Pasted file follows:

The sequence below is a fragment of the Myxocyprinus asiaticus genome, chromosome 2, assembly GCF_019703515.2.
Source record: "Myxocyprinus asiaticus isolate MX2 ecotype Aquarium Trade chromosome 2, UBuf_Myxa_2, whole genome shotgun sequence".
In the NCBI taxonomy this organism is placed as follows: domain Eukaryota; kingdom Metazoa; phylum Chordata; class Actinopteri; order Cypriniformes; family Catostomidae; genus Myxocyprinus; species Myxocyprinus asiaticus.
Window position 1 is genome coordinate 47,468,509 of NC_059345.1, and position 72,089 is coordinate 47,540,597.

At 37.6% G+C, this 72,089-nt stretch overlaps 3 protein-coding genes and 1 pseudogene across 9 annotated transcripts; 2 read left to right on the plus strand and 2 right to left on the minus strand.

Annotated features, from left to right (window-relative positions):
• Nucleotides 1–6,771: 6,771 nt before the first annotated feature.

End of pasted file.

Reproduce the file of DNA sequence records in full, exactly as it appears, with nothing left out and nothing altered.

The sequence below is a fragment of the Myxocyprinus asiaticus genome, chromosome 2, assembly GCF_019703515.2.
Source record: "Myxocyprinus asiaticus isolate MX2 ecotype Aquarium Trade chromosome 2, UBuf_Myxa_2, whole genome shotgun sequence".
In the NCBI taxonomy this organism is placed as follows: domain Eukaryota; kingdom Metazoa; phylum Chordata; class Actinopteri; order Cypriniformes; family Catostomidae; genus Myxocyprinus; species Myxocyprinus asiaticus.
Window position 1 is genome coordinate 47,468,509 of NC_059345.1, and position 72,089 is coordinate 47,540,597.

At 37.6% G+C, this 72,089-nt stretch overlaps 3 protein-coding genes and 1 pseudogene across 9 annotated transcripts; 2 read left to right on the plus strand and 2 right to left on the minus strand.

Annotated features, from left to right (window-relative positions):
• Nucleotides 1–6,771: 6,771 nt before the first annotated feature.